Australia’s Federal and State Attorneys-General have further postponed reaching a decision on whether to introduce a R18+ classification for video games in Australia, according to the gaming industry’s peak representative body.
The lack of an R18+ classification system has resulted in various popular video games — such as Left 4 Dead 2 — being censored for the Australia market or refused classification so that they are unable to be sold locally. Some game publishers have been forced to modify their games prior to release in Australia, meaning some local releases have been delayed.
The Federal Attorney-General’s Department has been conducting an ongoing investigation by the Attorney-General’s Department into whether Australia needed an R18+ classification scheme for video games, with a report last week finding that current research into the effects of violent video games on aggression levels of those who play them was “contested and inconclusive”.
The Standing Committee of Attorneys-General (SCAG) met today to debate the need for a new classification, but according to the Interactive Games & Entertainment Association, the meeting had no outcome positive or negative, with a decision being postponed until the next gathering in March.
The iGEA said it was “disappointing” that the rating would be delayed once again, despite what it said was “mass support from the Australian community”, whether from adult gamers who wanted the right to play whatever games they wanted, or from parents who wanted “clear guidelines” for their children.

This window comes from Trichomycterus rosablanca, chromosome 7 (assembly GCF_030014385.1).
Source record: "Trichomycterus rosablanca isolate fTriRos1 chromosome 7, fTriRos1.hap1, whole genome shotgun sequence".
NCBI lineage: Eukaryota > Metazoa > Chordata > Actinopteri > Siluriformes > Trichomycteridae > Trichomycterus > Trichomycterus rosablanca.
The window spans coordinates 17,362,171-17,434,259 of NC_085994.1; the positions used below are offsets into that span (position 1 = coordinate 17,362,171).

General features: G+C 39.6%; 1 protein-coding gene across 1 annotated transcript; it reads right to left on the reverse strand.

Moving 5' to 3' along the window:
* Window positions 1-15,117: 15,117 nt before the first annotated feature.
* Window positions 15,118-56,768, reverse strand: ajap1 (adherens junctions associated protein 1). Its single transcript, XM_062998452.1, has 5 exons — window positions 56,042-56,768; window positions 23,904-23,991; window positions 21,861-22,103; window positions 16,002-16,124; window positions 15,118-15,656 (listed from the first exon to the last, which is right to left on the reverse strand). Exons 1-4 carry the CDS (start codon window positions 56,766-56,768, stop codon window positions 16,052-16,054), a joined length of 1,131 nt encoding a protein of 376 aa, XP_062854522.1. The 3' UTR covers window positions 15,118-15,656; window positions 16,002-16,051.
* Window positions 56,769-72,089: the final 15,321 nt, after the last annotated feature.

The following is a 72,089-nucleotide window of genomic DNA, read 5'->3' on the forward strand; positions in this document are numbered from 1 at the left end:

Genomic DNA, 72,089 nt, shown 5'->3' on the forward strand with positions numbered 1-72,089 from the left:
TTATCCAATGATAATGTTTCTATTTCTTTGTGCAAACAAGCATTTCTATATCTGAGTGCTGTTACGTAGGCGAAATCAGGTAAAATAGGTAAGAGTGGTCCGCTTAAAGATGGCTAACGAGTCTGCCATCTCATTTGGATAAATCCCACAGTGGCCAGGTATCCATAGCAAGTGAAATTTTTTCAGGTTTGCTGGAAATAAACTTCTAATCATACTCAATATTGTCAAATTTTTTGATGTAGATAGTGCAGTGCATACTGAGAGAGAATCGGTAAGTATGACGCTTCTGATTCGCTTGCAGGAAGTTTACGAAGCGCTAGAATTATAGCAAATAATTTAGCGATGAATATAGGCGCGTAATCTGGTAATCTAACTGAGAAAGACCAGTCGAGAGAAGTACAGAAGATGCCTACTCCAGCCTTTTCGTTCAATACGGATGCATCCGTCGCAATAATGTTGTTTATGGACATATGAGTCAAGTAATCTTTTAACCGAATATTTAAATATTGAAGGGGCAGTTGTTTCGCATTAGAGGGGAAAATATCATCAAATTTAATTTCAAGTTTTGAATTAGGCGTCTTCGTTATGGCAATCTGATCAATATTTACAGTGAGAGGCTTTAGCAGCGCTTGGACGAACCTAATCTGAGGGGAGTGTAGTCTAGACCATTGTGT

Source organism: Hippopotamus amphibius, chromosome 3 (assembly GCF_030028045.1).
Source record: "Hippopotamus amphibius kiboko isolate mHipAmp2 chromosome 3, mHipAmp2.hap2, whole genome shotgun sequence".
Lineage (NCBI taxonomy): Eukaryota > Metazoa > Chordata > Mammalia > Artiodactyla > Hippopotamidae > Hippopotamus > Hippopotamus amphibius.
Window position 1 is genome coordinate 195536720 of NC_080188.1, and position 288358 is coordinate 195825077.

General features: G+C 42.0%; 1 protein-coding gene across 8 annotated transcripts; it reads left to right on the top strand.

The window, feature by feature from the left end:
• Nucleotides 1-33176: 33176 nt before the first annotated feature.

“We are, however, pleased that the industry has been given the opportunity to put forward its arguments for an adult rating and encouraged by the tremendous support the issue has received from the Federal Government, and the active engagement by each Attorney General at today’s meeting on the issue,” said iGEA CEO Ron Curry.
“We’re hopeful that the weight of evidence and the comprehensive research into the matter will ensure an adult rating is introduced when the Attorney-Generals reconvene.”
One potential dissenting voice at the event could have been Western Australian Attorney-General Christian Porter, who has reportedly yet to determine his Government’s position on the matter. Gamespot associate editor Laura Parker posted on Twitter this afternoon that Porter would not make a decision on the issue until he met with State Cabinet.
All of the Attorney-Generals need to agree unamimously on a change for the proposed new classification to be introduced.
A number of external parties were listed to present at the Attorney-Generals’ meeting today, representing both sides of the debate; from director of the Classification Board, Donald McDonald, to several video children’s, gaming and new media academics, Curry himself, and representative of religious groups, such as Australian Christian Lobby managing director Jim Wallace and Wollongong Bishop Peter Ingham.
Image credit: Screenshot from Epic’s Gears of War game